OCR Part III
Java
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Nobody viết ngày 19/01/2022

The so-called DOTifying of a letter (or character) is in other words the Visualization of the Pixel so that we can fsingle out the distinctive features of each individual letter. To do that we have to create a tool that does the job and bases on our knowledge about Image and Pixel Processing (see HERE). Example:

    JButton dot = new JButton("DOT");
    dot.addActionListener(e -> {
      try {
        BufferedImage img = ImageTools.createFontImage(letter, font, t, si ); // see Tutorial: Image and Pixel Processing
        img = ImageTools.createDOTImage(ImageTools.filterColor(0, 0, img), font, t, si); // call the ImageTools
        if (img != null) {
          String sav = JOptionPane.showInputDialog(jf,"Save Pixel File?", "yes");
          if ("yes".equalsIgnoreCase(sav)) {
            FileOutputStream fou = new FileOutputStream("./images/"+LET+"_"+font+"_"+type+"_"+size+"_DOT.png", false);
            ImageIO.write(img, "png", fou);
            fou.flush();
            fou.close();
          }
          dis.setIcon(new ImageIcon(img));
          dis.setText(letter);
        } else dis.setText("Invalid Image for:"+letter);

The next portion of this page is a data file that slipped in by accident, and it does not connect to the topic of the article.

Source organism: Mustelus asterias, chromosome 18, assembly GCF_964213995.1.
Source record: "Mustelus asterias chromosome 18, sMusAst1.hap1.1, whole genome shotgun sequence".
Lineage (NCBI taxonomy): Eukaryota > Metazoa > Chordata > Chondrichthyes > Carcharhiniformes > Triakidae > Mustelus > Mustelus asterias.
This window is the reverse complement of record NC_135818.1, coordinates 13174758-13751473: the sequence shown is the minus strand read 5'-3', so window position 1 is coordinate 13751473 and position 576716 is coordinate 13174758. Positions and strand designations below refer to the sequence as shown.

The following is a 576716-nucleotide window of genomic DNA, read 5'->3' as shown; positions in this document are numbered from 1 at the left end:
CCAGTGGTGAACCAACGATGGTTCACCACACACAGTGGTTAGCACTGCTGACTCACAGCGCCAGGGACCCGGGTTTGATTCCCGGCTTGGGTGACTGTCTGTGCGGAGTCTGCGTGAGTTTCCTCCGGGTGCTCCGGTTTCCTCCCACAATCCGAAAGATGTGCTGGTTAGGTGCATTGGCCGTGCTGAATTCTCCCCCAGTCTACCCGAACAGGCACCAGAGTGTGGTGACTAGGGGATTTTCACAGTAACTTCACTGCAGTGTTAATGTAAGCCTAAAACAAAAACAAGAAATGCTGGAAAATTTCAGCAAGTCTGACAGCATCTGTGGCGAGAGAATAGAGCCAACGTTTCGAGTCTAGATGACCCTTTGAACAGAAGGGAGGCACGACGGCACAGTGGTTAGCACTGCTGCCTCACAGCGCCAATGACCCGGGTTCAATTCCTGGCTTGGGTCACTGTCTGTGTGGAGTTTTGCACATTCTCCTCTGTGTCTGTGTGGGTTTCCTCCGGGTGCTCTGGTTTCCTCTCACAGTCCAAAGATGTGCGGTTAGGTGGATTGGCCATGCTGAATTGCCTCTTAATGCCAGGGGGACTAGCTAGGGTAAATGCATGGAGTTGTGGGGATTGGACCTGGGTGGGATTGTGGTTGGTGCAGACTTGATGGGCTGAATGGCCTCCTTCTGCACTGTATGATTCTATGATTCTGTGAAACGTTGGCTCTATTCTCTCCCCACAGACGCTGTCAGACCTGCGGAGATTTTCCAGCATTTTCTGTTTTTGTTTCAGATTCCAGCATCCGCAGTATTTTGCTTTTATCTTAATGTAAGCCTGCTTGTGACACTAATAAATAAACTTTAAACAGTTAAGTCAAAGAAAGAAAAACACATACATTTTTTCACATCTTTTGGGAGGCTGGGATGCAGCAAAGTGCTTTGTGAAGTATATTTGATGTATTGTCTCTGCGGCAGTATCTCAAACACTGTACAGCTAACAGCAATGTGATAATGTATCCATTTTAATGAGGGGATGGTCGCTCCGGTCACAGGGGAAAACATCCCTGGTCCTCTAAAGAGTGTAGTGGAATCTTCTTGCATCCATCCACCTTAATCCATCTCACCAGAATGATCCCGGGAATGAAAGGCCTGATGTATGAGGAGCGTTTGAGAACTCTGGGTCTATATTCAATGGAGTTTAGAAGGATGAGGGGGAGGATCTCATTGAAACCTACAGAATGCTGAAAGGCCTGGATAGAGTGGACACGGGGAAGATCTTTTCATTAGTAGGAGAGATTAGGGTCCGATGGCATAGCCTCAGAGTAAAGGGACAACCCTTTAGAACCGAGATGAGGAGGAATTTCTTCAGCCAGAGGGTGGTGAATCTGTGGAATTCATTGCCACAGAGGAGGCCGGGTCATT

jf.pack();
      } catch (Exception ex) {
        ex.printStackTrace();
      }
    });

The ImageTools API:

  /**
   @param img  BufferedImage
   @param fontName  String, e.g TimesRoman, Courier, etc. (Case Sensitive)
   @param fontAtt   int, FontAttribute, e.g. Font.Bold, etc.
   @param size      int, FontSize (e.g. 18 dpi)
   @return BufferedImage of the string with the given font
   @exception Exception thrown by JAVA
  */
  public static BufferedImage createDOTImage(BufferedImage image, String fontName, int fontAtt, int size) throws Exception {
    int dy, dot = 0;
    int width = image.getWidth();
    int height = image.getHeight();
    ByteArrayOutputStream bao = new ByteArrayOutputStream(width*height);
    Graphics2D g = image.createGraphics();
    int pixel = g.getColor().getRGB();
    // the X axis (uppermost)
    bao.write("     ".getBytes());
    for (int i = 0; i < width; ++i) bao.write(String.format(" %02X", i).getBytes());
    bao.write("\n".getBytes());
    // the DOTifying of Pixels and Y scale on the leftmost side
    for (int y = 0; y < height; ++y) {
      bao.write(String.format("%04X ", y).getBytes());
      for (int x = 0; x < width; ++x) { // Black color
        dot =  image.getRGB(x, y); // get the Pixel
        if ((dot & 0xFFFFFF) == 0 || dot == pixel)
             bao.write(" . ".getBytes());
        else bao.write("   ".getBytes());
      }
      bao.write("\n".getBytes());
    }
    bao.write("\n".getBytes());
    String[] lines = (new String(bao.toByteArray())).split("\n");
    // create the Font based on the given specification
    Font font = new Font(fontName, fontAtt, size);
    FontMetrics metrics = g.getFontMetrics(font);
    dy = metrics.getHeight();
    for (String line:lines) {
      int l = metrics.stringWidth(line);
      if (l > width) width = l;
    }
    width += 10;
    size = lines.length;